13 of 13 Screenshot by JA Watson/ZDNet

Installation complete, reboot

When the installation is complete, I am prompted to reboot (or continue working with the Live system). 

On both of my UEFI systems, I got the same surprise with Ubuntu that I had already gotten with openSuSE and Fedora — reboot didn't bring up Ubuntu, it still brought up whatever was booted before I did any of this (in most cases, this will be Windows 8). 

Now, there may be other systems, from other manufacturers that do in fact get UEFI boot parameters set, stored and stable properly so that they boot Ubuntu, but that hasn't been my experience. Oh, and there is another even bigger problem...

If you still have Secure Boot enabled, which was the purpose of this exercise, then when you finally do try to boot Ubuntu (probably by pressing Boot Select), you are going to be very surprised to find that it doesn't boot. 


At least, it didn't for me, on either one of my systems. What the heck is that about?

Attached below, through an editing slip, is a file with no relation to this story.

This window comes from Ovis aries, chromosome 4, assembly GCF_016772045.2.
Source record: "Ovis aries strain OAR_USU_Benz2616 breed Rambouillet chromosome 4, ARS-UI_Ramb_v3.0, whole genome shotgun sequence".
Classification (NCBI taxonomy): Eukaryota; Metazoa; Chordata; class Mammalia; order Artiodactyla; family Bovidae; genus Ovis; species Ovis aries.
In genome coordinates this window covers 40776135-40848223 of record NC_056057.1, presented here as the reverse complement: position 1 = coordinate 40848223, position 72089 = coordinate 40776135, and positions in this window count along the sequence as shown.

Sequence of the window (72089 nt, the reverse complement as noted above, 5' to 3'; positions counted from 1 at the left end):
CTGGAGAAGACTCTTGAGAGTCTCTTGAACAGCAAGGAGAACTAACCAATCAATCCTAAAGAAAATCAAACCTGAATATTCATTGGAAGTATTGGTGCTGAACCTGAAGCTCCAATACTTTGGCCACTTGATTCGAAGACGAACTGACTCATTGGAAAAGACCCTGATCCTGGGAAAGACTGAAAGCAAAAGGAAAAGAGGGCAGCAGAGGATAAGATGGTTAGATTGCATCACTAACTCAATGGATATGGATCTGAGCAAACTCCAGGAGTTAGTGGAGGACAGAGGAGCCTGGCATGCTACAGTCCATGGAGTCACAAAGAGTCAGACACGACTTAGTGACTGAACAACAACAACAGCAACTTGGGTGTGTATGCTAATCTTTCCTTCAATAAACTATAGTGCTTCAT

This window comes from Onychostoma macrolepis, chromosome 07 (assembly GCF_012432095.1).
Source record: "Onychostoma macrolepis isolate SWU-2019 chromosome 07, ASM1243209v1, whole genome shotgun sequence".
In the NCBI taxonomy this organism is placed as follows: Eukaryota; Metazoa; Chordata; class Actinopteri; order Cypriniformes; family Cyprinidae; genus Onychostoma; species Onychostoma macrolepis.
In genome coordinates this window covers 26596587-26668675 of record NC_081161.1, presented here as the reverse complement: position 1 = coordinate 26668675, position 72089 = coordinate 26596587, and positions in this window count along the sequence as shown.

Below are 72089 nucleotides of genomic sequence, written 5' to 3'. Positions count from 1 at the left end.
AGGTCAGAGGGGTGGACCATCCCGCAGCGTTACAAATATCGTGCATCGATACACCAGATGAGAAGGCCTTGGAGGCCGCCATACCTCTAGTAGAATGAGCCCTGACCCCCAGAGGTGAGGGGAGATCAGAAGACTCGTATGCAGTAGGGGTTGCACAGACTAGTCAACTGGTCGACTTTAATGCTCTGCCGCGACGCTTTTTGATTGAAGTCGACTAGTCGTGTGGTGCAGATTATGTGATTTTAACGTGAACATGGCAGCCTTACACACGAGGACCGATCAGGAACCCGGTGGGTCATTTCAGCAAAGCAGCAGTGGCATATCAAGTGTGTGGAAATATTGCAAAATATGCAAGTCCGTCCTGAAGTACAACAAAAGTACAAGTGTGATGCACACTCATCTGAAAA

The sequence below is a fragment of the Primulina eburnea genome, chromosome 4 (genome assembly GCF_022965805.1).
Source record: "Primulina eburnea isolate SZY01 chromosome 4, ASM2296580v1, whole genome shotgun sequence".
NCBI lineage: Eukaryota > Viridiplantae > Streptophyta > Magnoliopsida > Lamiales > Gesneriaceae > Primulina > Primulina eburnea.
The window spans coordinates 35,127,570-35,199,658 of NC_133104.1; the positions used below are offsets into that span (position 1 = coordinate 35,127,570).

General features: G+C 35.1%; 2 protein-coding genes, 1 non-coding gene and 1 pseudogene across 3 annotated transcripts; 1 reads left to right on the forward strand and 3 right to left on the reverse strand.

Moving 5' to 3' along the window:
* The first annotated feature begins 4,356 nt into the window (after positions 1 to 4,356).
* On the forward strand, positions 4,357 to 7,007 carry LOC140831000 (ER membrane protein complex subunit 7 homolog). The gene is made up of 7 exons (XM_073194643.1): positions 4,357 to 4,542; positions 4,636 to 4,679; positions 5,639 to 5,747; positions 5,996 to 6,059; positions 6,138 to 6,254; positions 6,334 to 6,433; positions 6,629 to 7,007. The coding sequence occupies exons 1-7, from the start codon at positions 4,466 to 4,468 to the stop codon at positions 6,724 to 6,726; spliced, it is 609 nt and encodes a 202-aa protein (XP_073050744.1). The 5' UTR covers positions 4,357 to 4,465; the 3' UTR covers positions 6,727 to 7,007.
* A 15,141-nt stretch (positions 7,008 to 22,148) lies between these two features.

The Live image on a USB stick worked just fine with Secure Boot enabled, but the installed system won't?  Really? I must be wrong about this. I must be confused. I must be doing something wrong. But I can't figure out what, and I have installed Ubuntu 13.04 quite a few times now over the past six weeks or so. 

I keep thinking this is some kind of pre-release problem, and they will get it sorted out before the final release, but time is running out.

Anyway, although I hope that they get this working, if they don't then you will have to disable Secure Boot for Ubuntu. Note that this means only secure boot, it works just fine with UEFI Boot then, you don't have to go all the way back to Legacy Boot.

Oh, and one last note for others who might have a system with the same Ralink 3290 wi-fi adapter my HP has. Although it doesn't work with Ubuntu 13.04 out of the box (at this stage), it actually has the correct kernal and drivers, all that is missing is the firmware file. I was able to "cheat" and copy the file /lib/firmware/rt3290.bin from either openSuSE 12.3 or Fedora 18, and then after rebooting, it works just fine. If you don't have one of those distributions, I believe that you can pick up the firmware file from the Rallink web page.